After relocating, Williams started coming to Coffee and Conversation as an attendee but there were only “about 20 to 25” people there every week, he estimated, because the organizers were dominating the microphone instead of making time for mingling. Once Williams took over, that all changed.
“I have real serious mic restrictions—we don’t go on that mic until 11 o’clock,” he told me. “They come in and you can see that they just bubble talking with each other and it’s in a no-pressure situation.”
Under Williams’s tenure, attendance skyrocketed to the point that they got in trouble with the fire marshal for filling the room beyond capacity. (“Isn’t that a nice problem to have?” he joked.) There are often lines out the door, especially when the snowbirds are in town. And the event is now a “nationally renowned” model for other LGBT senior care providers, as South Florida Gay News reported last fall.
When Williams finally took to the podium on the day of my visit, the crowd was caffeinated and punchy. After telling some jokes that would have fit right into a late-night monologue, he welcomed each of the first-timers—“virgins,” they were called as if we were at a performance of The Rocky Horror Picture Show.
The Pride Center’s CEO, Robert Boo, came over to give an update on an affordable housing project, and everyone booed—not, apparently, because they hate him, but as a pun on his last name.
And Williams, I discovered, has devised an ingenious way to cut costs and help his attendees through the aging process at the same time. Each week, a sponsor helps to provide the treats and, in exchange, gets a few minutes at the podium. (This week, it was a local dentist who touched on the importance of oral health for HIV-positive people.)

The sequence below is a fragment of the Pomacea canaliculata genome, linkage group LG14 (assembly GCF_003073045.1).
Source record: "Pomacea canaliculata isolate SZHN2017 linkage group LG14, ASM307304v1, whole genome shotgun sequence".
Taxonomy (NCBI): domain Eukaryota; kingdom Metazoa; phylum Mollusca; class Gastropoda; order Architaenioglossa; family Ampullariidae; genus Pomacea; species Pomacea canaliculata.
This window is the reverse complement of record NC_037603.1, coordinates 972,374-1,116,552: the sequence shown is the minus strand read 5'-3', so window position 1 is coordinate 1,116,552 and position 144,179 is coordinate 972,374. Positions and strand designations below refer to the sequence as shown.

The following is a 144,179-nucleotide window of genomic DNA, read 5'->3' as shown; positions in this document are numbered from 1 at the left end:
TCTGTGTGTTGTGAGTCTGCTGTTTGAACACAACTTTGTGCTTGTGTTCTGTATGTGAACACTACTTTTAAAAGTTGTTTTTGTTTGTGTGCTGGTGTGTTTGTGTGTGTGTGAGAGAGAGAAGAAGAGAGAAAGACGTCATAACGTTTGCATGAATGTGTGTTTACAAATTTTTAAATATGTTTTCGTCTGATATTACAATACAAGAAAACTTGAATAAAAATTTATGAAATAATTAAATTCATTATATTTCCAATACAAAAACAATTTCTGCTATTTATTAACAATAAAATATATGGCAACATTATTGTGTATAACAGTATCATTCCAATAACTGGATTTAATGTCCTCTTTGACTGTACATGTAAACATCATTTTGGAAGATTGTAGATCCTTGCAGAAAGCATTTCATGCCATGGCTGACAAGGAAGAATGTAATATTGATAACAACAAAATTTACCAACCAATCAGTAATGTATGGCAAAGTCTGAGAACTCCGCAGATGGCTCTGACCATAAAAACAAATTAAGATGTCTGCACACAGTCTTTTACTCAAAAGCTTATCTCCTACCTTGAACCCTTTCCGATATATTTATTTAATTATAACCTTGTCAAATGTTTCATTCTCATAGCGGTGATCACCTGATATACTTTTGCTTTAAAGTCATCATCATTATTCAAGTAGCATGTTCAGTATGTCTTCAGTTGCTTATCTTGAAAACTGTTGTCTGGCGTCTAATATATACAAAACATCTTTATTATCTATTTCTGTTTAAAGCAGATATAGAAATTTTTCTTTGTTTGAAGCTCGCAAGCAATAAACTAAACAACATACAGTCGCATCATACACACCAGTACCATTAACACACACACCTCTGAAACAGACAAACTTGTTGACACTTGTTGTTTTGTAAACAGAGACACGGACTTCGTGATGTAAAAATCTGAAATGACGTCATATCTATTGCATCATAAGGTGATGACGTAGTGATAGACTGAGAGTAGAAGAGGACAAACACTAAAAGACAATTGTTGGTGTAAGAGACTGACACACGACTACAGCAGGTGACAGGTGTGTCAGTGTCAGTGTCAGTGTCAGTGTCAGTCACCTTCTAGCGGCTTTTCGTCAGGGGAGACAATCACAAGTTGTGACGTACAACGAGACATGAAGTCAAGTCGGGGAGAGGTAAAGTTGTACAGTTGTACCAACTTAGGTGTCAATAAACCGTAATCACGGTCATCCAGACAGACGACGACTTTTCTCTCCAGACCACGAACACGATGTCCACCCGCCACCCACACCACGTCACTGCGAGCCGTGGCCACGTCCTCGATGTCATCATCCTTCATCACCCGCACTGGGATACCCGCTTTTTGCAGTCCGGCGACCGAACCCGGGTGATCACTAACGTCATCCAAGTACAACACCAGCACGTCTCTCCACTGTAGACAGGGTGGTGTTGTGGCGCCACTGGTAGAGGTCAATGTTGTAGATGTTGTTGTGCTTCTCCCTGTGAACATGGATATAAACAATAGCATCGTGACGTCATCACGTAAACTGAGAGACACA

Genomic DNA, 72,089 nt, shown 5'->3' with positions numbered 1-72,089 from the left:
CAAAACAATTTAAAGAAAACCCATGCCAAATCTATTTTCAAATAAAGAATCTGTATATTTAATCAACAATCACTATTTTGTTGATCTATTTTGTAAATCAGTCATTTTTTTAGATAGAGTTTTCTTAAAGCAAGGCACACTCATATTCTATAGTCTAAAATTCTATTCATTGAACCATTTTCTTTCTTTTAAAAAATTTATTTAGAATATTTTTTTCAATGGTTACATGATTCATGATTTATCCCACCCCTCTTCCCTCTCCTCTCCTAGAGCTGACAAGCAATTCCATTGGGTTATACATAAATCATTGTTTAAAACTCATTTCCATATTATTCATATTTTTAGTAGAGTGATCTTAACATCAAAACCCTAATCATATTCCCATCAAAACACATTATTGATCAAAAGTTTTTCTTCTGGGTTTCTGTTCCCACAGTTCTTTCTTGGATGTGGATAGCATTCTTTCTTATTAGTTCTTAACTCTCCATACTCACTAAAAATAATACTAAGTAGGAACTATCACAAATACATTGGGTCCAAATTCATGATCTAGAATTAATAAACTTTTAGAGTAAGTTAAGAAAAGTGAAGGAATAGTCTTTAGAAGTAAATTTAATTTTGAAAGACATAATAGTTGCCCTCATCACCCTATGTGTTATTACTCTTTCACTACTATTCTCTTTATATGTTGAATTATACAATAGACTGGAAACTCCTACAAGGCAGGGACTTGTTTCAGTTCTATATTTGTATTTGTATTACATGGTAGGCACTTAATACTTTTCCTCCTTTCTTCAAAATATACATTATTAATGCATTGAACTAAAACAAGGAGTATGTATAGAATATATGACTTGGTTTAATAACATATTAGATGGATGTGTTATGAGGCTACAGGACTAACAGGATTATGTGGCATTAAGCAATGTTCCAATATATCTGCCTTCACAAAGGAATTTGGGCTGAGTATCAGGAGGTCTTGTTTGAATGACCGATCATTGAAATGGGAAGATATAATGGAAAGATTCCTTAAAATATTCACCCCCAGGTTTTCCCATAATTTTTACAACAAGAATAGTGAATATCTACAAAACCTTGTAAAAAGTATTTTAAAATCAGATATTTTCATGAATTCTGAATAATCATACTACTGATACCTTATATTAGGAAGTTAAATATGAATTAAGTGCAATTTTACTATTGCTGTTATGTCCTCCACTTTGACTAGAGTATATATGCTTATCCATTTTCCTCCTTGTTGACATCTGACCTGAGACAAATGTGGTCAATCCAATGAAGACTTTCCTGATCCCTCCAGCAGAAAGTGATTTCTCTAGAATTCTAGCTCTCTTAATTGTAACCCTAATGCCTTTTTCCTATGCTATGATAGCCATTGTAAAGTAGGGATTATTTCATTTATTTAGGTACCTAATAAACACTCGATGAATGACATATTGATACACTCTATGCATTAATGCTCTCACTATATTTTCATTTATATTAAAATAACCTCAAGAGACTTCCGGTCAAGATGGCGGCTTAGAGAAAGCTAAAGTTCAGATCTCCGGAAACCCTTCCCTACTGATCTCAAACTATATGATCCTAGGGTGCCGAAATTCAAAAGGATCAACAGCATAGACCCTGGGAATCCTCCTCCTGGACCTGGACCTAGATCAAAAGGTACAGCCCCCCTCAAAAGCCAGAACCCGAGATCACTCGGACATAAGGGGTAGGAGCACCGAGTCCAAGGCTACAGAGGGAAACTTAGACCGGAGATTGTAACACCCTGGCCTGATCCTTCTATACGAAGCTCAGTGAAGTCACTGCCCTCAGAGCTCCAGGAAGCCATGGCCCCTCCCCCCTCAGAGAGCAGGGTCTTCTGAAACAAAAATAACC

“I sneak it in this way,” Williams confessed to me later. “They come in, they enjoy their company with one another, they enjoy the coffee and the goodies. And every week, whether they know it or not, they’ve been introduced to a doctor, to a dentist, or to a long-term care facility manager.”
The 2010 SAGE report (PDF) noted that “LGBT elders are more likely to delay getting needed care” so connecting this demographic with LGBT-affirming physicians serves a valuable purpose.
Although Coffee and Conversation at the Pride Center is certainly a unique event, LGBT seniors nationwide can build similar communities. SAGE provides programming through 30 local affiliates in 20 states—even a thinly-populated one like Maine where Worthington says LGBT seniors participate in regular group phone calls, just to catch up. Last year, SAGE also launched a hotline to help LGBT seniors find peer counseling and local resources.
After the crowd at Coffee and Conversation thinned and before I fetched my car from the grass, I stopped by Williams’s office where he sat beneath a poster that said “Growing Old Is Not For Sissies.” It was there that the cheerful master of ceremonies waxed serious about the importance of this simple Tuesday morning activity.
As an outside observer, I had seen dozens of people share a cup of coffee and disband. But Williams knows them all—and he sees firsthand what it means for them to have a weekly milestone.
“It helps to keep everybody alive and kicking and active,” he told me. “It’s a raison d’être. We all need a reason to live.”